“The lunatic, the lover, and the poet, are of imagination all compact.”-Shakespeare/A Midsummer night’s dream
Art Vietnam Gallery has installed a very beautiful exhibition by Nguyen Thi Chinh Le who is one of Vietnam’s most prominent artists. In her mid forties, Chinh Le is a painter in several mediums, a sculptor, a poet, and a philosopher. A type of Renaissance woman.
My opinion piece can’t possibly portray the full extent of all that beauty so I’ll wander its glades with Shakespeare in mind and with a Vietnamese Puck in control.
In this exhibition are her poetry, her bronze sculptures, her ceramic bowls, and 30 of her mysterious mid-autumn night scapes.
First some very applicable text taken from the Gallery blurb, in accord with the artist, before I start Pucking:
Artist Chinh Le, a devout Zen Buddhist, poet and sculptor, pays tribute to the spirituality of this special night when people come together to celebrate the moment when humans, sky and earth combine in harmony.
The artist is known for her philosophical works of art that ponder the meaning of existence and the quest for ultimate freedom. The current exhibition Mid Autumn Night is a banquet of ideas and feelings expressed in two very different mediums, bronze sculpture and works of autumnal nights in oil on canvas.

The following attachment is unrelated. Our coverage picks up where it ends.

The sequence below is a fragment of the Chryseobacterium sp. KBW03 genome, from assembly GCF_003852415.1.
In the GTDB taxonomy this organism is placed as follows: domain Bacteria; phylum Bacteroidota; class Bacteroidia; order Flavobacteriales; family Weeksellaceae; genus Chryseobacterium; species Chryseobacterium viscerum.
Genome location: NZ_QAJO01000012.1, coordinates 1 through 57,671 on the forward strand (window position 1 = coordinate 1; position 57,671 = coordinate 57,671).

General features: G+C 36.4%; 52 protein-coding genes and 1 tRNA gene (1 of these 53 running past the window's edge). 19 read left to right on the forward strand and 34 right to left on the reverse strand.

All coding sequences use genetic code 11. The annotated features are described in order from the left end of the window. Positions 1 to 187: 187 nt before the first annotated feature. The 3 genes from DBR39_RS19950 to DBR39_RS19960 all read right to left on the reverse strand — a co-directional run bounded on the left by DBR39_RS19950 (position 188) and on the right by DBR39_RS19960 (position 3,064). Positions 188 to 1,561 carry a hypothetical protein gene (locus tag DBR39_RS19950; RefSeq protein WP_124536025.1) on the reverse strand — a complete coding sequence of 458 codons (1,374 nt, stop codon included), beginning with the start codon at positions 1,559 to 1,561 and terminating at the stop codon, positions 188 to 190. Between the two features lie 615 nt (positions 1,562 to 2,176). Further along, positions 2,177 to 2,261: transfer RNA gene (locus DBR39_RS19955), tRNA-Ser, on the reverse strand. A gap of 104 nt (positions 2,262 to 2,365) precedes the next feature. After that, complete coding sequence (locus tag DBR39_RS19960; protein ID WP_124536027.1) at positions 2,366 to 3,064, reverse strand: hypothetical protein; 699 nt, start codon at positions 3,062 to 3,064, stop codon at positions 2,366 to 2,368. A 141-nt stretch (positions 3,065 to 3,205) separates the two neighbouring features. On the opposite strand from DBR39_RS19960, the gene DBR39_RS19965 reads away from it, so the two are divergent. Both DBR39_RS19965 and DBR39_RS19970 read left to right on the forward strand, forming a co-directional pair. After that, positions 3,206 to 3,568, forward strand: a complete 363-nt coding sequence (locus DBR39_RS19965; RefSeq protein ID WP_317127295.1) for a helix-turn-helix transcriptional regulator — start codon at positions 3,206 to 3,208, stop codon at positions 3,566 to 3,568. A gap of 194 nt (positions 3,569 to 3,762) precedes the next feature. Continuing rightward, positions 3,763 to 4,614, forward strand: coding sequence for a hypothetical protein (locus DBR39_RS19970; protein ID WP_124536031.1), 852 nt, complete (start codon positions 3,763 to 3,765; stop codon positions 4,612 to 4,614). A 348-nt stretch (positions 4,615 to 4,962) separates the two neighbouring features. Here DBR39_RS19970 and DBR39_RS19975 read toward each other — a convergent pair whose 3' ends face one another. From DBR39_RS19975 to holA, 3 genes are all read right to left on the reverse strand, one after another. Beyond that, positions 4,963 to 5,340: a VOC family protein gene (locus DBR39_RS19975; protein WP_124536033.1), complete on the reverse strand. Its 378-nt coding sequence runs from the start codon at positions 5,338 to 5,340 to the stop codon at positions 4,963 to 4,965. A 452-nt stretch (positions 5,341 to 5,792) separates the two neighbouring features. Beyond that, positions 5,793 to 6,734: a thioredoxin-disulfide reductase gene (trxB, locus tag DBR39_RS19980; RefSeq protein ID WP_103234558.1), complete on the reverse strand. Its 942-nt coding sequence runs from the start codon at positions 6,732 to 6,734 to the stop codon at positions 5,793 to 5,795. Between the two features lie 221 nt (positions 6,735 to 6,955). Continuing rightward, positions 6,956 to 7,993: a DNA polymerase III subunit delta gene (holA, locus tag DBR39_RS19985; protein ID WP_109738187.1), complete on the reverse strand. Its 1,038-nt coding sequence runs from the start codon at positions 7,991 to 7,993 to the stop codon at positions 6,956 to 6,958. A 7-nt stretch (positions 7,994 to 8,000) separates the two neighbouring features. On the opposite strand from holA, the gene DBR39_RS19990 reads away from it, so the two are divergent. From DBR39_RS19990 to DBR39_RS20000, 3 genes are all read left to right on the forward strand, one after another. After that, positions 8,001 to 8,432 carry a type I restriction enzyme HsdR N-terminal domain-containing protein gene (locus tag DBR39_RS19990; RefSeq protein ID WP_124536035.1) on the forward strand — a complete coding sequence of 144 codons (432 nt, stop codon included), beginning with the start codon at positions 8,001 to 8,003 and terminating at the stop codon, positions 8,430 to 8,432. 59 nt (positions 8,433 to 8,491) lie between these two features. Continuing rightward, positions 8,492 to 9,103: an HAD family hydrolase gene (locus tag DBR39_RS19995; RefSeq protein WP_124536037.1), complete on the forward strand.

The exhibition pivots around a body of bronze sculptures.
Poised at the center under a large bronze autumn moon is a Zen Buddhist monk with an expressionless face holding a mask in his hand
It is the Zen philosophy that everything is one, one is everything. The masks perhaps look different but basically they are the same, they are one. All characters/masks are different and also all are the same, all empty like the face of the Master. Distinction only brings misery.
The artist muses, “Life is just like the universe, there are some parts we can see, touch, understand and there are also some different parts that we cannot reach and they remain a mystery in our life forever. And despite that mystery, life is always balanced in both spiritual and physical ways. That balance is what makes life beautiful.
…..part 2…….A MIDAUTUMN NIGHT’S DREAM and CUOI